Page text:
Friday, October 14, 2011

Famous Speech Friday: Anita Hill's Senate testimony about Clarence Thomas

Twenty years ago this month, Anita Hill, then a 35-year-old law professor, appeared before a Senate committee considering the confirmation of nominee Clarence Thomas as a U.S. Supreme Court justice and ignited a firestorm that still smolders today: She accused the nominee of sexual harrassment in formal testimony, describing situations in which they worked together while Thomas headed the Equal Employment Opportunity Commission, the very government body intended to work against workplace harrassment and discrimination.

The hearing was highly charged from the outset. It was an unusual second confirmation hearing, forced by news reports about the allegations, which had been ignored by the committee in its first review of Thomas. Carried live by major television networks all over the world, the hearings brought sexual harrassment issues out into the open as never before.

Early in her testimony, she introduced not just the start of the harrassment, but the difficulty she experienced in speaking about it:
After approximately 3 months of working there, he asked me to go out socially with him. What happened next and telling the world about it are the two most difficult things, experiences of my life. It is only after a great deal of agonizing consideration and a number of sleepless nights that I am able to talk of these unpleasant matters to anyone but my close friends.
Speaking about the issue came up again at the end of her opening statement as well:
It would have been more comfortable to remain silent. It took no initiative to inform anyone. I took no initiative to inform anyone. But when I was asked by a representative of this committee to report my experience I felt that I had to tell the truth. I could not keep silent.

Anita Hill's statement and testimony brought a new women's topic out in the open and put it on the table, with lasting impact. NPR notes that EEOC sexual harrassment cases climbed in the years following the hearing, and that more women ran for and were elected to the Senate than ever, prompted by the frank discussion of a common but underground problem:
Before the hearings, women didn't talk about their harassment experiences. Often, they were embarrassed and blamed themselves, says Ruth Mandel, director of the Eagleton Institute of Politics' Center for American Women and Politics. There "was a beast out there," Mandel says. "But it was invisible and it hadn't been named." According to University of Colorado Law Professor Melissa Hart, "the hearings certainly brought this issue into the public eye, and people started being willing to say, 'This happened to me.'"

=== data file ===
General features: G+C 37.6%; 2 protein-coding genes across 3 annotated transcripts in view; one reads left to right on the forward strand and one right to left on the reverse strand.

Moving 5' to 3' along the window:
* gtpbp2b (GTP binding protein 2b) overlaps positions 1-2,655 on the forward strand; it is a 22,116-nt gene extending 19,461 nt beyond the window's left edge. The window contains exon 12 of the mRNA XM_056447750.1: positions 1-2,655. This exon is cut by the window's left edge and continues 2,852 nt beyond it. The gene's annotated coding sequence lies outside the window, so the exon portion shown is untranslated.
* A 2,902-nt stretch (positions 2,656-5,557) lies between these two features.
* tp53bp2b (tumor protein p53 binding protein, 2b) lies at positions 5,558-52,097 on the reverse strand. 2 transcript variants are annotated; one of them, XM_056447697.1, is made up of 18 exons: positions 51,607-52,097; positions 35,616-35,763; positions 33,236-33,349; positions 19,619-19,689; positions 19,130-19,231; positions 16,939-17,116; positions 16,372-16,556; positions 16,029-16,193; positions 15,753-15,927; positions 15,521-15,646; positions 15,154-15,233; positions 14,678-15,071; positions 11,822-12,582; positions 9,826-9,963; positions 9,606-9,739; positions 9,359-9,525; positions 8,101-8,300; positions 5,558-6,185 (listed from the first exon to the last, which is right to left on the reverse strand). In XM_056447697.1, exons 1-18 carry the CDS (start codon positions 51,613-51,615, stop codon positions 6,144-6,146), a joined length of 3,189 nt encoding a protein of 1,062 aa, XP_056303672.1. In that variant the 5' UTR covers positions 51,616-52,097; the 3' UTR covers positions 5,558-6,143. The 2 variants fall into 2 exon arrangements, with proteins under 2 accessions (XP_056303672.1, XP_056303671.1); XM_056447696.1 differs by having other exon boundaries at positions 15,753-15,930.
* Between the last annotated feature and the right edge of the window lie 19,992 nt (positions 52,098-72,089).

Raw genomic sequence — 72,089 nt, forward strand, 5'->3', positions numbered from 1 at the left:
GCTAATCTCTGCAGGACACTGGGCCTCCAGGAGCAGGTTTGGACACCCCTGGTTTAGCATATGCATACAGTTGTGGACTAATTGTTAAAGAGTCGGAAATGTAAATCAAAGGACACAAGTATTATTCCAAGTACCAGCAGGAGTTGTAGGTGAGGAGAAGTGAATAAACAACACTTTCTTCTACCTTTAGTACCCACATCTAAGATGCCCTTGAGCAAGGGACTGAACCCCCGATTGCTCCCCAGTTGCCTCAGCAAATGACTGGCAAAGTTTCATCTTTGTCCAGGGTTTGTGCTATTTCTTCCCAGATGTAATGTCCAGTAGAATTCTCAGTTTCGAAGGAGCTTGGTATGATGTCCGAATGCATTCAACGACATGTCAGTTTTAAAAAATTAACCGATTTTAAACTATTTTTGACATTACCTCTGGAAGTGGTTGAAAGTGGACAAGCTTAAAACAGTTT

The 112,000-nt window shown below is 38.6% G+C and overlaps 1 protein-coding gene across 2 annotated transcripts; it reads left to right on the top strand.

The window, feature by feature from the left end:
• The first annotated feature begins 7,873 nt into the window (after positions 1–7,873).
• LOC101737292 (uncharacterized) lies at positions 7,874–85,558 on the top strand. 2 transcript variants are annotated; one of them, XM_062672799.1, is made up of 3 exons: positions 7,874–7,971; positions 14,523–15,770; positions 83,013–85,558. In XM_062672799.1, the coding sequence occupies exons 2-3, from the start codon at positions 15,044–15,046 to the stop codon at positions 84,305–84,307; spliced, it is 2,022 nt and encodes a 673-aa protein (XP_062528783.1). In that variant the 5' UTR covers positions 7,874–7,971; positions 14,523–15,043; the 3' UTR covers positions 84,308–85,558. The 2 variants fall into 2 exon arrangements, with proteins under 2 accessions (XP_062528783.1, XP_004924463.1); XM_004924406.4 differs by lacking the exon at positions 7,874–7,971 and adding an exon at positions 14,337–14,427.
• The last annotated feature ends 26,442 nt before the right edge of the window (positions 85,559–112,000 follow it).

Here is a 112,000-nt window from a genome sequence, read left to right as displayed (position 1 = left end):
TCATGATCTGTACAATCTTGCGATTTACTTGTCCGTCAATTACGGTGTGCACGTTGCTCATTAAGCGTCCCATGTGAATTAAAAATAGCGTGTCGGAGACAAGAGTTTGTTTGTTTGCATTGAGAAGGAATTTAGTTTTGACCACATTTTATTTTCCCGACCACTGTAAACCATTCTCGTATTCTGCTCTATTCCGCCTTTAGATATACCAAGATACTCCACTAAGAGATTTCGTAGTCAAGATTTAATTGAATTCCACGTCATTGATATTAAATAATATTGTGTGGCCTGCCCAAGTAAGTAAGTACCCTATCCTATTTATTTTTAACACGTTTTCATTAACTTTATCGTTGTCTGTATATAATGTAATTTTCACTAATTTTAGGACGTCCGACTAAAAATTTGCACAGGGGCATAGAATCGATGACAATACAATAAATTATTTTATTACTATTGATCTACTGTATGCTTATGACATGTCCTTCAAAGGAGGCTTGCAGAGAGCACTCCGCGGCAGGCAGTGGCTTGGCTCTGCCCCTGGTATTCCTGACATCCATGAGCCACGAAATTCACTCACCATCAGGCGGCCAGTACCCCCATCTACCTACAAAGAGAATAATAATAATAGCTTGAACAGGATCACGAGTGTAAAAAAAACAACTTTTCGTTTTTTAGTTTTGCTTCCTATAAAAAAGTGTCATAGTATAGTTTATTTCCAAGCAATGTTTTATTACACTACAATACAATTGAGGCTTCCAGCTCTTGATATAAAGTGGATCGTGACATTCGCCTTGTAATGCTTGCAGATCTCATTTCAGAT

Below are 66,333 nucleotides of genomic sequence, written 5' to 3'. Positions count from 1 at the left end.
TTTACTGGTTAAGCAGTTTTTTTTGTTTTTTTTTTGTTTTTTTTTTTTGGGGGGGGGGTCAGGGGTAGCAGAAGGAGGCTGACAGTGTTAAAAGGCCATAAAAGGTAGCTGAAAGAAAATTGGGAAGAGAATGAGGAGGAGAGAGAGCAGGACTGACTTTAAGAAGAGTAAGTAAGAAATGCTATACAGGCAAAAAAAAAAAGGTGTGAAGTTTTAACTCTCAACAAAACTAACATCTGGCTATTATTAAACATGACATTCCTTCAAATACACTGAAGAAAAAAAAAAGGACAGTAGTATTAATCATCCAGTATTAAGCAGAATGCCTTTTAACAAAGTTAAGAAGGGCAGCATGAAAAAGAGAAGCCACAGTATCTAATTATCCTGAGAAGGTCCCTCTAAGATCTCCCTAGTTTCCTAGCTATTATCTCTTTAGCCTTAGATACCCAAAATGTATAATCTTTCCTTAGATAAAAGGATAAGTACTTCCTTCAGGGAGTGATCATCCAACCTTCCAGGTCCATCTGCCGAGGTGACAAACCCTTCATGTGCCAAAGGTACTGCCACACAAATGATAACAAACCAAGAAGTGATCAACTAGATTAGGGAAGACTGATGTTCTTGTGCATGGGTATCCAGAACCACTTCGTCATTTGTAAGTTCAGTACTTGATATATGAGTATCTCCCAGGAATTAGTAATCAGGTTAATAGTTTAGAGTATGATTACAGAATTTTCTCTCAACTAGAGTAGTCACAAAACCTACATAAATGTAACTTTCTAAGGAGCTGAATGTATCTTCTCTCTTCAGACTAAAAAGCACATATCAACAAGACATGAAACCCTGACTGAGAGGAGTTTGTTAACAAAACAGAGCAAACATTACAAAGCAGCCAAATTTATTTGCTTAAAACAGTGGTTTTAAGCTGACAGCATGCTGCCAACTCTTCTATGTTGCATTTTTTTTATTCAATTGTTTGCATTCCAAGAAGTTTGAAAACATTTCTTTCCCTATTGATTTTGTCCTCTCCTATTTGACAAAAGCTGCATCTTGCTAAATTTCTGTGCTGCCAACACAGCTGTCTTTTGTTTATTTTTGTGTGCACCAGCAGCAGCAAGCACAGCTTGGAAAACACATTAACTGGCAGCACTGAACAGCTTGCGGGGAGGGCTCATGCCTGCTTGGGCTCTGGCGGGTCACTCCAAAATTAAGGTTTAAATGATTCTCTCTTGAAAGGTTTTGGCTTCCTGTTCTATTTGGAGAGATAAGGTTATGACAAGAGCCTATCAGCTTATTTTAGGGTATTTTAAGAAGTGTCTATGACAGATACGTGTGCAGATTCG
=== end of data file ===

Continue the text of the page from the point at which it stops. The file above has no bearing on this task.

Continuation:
The backlash against her began almost immediately. Thomas called the testimony and the hearing a "high-tech lynching for uppity blacks who in any way deign to think for themselves," and the committee chair, then-Senator Joe Biden, chose not to call witnesses to appear who might corroborate Hill's account. Here's what you can learn from this famous statement:
  • Difficult topics make the most powerful content: As I note in my essay on finding your voice as a speaker, you'll have especially compelling and riveting content if you can bring yourself to speak about the topics you find most difficult to discuss. This testimony proves that tenet. Hill's testimony riveted television viewers and spurred intense debate and discussion, particularly because sexual harrassment is so often not discussed publicly--something on which harrassers rely.
  • Sharing your difficulty in speaking can be important to your credibility, especially for women: While I often coach nervous speakers to avoid sharing their nervousness with the audience, in this case, Hill needed to establish her credibility and her motive in coming forward, in order to connect with not only the committee, but the audience watching on television. Mentioning that she did not seek to testify but was asked to do so, that she found it difficult and painful, and that she had not even informed anyone officially all helped answer questions that would otherwise have immediately been raised. Even with these points made, the backlash against her accusations was swift and angry in many quarters.
  • Simple language is best to convey complex issues: Hill is a learned and accomplished attorney, but this testimony is notable in the simplicity of its language--a quality that helped her frame the issue and the episodes she wanted to describe clearly, leaving no room for confusion.
Thomas was confirmed and serves today on the court; Hill is now a professor of social policy, law and women's studies at Brandeis University. You can see the transcript of Anita Hill's famous testimony here, and read an interview from last month in which she reflects on the testimony and what followed. I've included the video of her opening statement below. What do you think of this famous speech? Share your thoughts in the comments.

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